The [ɔɪ] diphthong. This sound combines the aw as in law with the ih as in sit. Though I have found in practice, as with many diphthongs, that the vowels within this diphthong are not quite so pure as they are when they stand alone. So with the aw as in law, I actually find it to be a little closer to the oh, as in the first sound of no. It does assume the same mouth position, aw, the cheeks come in a little bit and the lips round and come out, aw, law, but rather than saying an aw sound here, it’s a little bit more like an oh. And to make that differentiation in the sound, the tongue comes up a little higher in the back than it does in the aw, law, pure sound by itself. Oy, o, oy.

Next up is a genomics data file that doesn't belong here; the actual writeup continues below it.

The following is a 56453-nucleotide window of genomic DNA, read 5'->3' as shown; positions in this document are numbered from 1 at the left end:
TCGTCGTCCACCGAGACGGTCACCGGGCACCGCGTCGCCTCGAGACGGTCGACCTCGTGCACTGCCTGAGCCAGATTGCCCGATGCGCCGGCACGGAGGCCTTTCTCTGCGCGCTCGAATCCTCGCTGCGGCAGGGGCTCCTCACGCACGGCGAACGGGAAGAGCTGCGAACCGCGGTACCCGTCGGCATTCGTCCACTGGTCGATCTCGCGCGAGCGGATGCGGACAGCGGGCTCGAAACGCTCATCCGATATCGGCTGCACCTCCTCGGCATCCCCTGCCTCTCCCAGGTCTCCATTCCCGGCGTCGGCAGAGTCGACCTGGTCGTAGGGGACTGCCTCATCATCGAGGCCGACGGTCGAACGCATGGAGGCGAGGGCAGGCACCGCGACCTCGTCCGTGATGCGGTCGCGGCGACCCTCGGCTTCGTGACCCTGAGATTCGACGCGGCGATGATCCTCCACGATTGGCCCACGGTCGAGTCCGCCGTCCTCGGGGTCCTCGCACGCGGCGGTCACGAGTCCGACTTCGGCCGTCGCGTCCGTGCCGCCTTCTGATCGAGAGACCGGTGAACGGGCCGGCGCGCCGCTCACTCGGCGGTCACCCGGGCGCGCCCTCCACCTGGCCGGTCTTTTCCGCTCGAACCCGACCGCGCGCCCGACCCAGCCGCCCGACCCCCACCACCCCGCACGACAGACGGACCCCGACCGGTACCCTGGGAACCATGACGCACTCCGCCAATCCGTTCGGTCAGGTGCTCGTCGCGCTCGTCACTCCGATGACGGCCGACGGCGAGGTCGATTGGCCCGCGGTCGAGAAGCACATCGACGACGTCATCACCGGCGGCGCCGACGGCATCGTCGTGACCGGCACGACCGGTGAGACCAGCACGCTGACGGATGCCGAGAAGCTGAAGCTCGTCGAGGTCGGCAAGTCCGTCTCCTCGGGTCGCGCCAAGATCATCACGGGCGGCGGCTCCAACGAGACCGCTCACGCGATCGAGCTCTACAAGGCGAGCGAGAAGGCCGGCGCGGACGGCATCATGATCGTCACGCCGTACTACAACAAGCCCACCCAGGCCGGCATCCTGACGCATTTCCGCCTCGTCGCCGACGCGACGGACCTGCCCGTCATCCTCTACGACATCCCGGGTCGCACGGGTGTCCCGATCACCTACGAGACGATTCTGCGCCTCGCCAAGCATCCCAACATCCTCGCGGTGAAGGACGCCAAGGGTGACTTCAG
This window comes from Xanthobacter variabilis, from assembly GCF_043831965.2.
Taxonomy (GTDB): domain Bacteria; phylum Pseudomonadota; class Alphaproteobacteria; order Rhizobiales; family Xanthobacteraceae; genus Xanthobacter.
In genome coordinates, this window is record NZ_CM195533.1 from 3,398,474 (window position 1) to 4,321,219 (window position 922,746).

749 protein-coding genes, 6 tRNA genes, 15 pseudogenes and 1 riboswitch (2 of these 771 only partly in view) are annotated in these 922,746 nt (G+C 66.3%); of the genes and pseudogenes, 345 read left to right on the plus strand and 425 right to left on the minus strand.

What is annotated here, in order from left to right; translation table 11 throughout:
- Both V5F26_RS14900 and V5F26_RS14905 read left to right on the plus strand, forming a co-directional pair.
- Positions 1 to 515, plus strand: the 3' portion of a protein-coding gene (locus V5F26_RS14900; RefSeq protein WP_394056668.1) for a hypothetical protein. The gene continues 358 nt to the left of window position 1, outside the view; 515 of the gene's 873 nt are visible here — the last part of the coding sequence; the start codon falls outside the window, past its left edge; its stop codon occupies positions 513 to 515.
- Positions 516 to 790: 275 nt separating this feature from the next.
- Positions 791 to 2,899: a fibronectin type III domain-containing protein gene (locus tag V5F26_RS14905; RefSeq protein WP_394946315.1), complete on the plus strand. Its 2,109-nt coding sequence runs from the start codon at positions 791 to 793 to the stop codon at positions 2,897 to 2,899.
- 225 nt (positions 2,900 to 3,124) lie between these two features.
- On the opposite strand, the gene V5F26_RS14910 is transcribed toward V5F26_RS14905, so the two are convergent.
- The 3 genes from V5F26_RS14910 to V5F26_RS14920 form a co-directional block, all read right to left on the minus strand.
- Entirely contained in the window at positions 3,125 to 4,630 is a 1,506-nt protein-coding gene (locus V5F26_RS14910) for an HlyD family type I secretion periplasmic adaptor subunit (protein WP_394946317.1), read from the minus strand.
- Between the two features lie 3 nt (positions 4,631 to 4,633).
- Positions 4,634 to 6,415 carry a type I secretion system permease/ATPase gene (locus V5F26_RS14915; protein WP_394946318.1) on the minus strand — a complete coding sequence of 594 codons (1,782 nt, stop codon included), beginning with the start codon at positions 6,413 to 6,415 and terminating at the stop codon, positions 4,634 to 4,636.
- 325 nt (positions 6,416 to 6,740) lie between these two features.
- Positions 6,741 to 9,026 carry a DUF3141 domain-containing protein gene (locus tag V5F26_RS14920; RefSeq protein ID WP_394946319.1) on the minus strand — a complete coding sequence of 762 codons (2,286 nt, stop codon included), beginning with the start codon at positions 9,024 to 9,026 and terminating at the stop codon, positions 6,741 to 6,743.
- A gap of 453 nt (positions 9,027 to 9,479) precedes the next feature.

The second sound: the ih as in sit. Ih, ih, oy. I sort feel at times like it’s ih with a little bit mix of an ee as in she though it certainly is not oyee, the lips don’t come out that far. Oy, oy, oy. So as you can see, o, the tongue is raised in the back more so you see the darkness in the mouth: o, oy... and there you see the tongue come forward for the ih, ih, ih. And the corners of the mouth come out just a little bit.
The boy is annoying. 这个小男孩很烦人